Nailah Jefferson: I think this was that question: What happened? Obviously, Black people can do this but why hasn't it been reclaimed? Why haven't they been able to rebuild? Between 1921 and 2021, there's 100 years that it seems like we would have been able to rebuild Black Wall Street. I think those families can answer the question, so we had to go back to them. And they were able to, They told us what was put in place, the practices and policies that stopped them from continuing with their family businesses. 

But not only that, if you look at the Williams family, Byron [Williams, a descendant] talks about the trauma that his great-great grandmother endured as a result of the Tulsa race massacre and having her dream, Williams Dreamland Theatre, destroyed and unable to build it back. He also talks about how that kind of steered everyone from being entrepreneurs in his family. It broke not only businesses but, I think a certain spirit within them too. In your research, which did you find damaged the Black community more, the actual violence or the redistricting and rezoning of the Greenwood district in the years after?

Nailah Jefferson: What was interesting is that within a year Black Wall Street was rebuilt. Of course, you know, we lost lives, there still isn't an official count of how many lives we lost.  But within that year, without insurance, people rebuilt — and I don't want to lessen the impact of the Tulsa race massacre, but they were able to overcome that, at least through the rebuilding of property.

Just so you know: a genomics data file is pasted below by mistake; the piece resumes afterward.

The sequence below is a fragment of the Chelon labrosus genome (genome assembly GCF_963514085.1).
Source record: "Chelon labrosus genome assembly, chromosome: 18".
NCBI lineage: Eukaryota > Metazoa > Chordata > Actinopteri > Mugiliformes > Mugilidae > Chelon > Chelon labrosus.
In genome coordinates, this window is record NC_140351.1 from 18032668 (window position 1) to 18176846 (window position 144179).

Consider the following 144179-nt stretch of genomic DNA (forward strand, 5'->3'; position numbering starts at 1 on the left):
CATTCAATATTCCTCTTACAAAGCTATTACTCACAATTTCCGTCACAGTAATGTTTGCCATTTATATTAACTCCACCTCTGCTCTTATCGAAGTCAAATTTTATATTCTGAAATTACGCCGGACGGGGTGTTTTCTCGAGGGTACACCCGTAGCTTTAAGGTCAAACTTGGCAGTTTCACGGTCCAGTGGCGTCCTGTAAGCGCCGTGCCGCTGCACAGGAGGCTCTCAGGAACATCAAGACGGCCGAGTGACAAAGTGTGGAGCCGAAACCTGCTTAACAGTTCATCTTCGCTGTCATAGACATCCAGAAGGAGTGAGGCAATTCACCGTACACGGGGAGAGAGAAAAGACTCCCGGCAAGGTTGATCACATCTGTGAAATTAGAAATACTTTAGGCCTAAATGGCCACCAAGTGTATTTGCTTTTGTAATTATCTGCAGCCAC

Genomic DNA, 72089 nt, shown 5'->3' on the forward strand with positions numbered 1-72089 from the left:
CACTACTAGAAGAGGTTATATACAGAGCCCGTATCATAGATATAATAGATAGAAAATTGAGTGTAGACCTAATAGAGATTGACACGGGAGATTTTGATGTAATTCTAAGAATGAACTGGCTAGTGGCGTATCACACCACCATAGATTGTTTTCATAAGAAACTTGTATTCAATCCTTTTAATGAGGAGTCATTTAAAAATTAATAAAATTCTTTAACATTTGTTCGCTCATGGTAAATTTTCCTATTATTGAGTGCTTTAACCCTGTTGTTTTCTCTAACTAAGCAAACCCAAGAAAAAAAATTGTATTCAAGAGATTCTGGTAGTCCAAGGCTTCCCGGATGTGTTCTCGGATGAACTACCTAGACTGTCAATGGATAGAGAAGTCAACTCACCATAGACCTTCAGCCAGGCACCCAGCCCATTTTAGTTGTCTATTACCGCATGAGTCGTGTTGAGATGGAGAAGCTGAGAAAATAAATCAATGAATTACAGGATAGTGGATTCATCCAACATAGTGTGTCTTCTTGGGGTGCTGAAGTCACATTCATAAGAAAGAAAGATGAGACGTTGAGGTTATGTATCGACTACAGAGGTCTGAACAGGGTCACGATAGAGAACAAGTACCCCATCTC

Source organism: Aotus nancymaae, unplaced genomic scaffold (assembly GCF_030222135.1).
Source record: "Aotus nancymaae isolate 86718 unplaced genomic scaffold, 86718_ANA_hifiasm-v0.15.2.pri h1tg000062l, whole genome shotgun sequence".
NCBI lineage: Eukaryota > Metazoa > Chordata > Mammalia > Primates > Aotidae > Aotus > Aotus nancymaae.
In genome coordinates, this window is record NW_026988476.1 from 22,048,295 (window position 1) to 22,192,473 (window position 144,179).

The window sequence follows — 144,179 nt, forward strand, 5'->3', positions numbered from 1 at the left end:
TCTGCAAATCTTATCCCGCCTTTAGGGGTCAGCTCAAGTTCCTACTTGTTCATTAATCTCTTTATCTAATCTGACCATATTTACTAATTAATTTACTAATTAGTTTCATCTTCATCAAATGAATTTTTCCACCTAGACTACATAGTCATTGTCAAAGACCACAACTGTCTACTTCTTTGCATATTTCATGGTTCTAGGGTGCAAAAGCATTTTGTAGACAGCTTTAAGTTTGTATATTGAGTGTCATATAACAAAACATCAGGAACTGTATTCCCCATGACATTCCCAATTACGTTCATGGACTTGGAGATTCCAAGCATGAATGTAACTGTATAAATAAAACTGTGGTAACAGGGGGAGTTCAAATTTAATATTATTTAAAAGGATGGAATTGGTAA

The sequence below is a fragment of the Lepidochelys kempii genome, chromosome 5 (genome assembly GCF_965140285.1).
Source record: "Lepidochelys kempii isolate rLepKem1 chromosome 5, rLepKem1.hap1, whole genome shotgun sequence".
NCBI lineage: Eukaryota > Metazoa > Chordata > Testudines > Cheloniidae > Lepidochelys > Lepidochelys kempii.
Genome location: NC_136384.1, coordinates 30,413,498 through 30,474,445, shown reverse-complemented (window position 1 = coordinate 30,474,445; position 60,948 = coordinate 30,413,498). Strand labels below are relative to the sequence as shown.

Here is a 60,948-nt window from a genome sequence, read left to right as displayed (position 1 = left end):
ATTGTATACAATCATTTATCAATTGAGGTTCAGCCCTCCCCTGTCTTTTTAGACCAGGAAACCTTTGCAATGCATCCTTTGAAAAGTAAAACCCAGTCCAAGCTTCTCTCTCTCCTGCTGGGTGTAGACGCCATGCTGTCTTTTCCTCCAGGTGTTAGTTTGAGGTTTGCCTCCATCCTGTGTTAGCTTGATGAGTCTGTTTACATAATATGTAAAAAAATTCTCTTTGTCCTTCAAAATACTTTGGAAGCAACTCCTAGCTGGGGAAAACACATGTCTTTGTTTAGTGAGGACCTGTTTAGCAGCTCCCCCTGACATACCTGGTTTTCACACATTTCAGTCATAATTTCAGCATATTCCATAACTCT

But then after that...their property was taken illegally, and then it was taken legally. Then after that, I think white people just said if we pass certain laws, if we target this community over and over again, and make it illegal for them to rebuild, and thrive, then they won't. And that's what happened. It's just been continually stifling, and targeting this community, and not allowing them to reach their full potential. It's really sad and sobering to think about. The oldest living survivors recently testified to Congress that reparations are due to the families of survivors of the massacre. How would that help people in Tulsa today?
Nailah Jefferson: How would it not? I think no matter if the trouble occurred 100 years ago, whether it happened 10 or 20 years ago, you have to try and reconcile what was done in the past. When you look at these families, a lot of them for years wouldn't talk about what happened during the Tulsa race massacre.  Byron talks about a bit of shame that he even feels today when learning about what happened to his family. 

You have to start somewhere and I think trying to make people whole, because...they were never given anything from the city and all of them, their insurance claims were denied. If you can start reconciliation there, and actually acknowledge the wrong that was done and say that it was a massacre, it wasn't on both sides. It wasn't Black and white. This was an egregious act that happened against the Black community. If you can start there, then I think we can begin the process of healing, but reparations for me are a part of acknowledging and getting to reconciliation, which Tulsa needs so badly.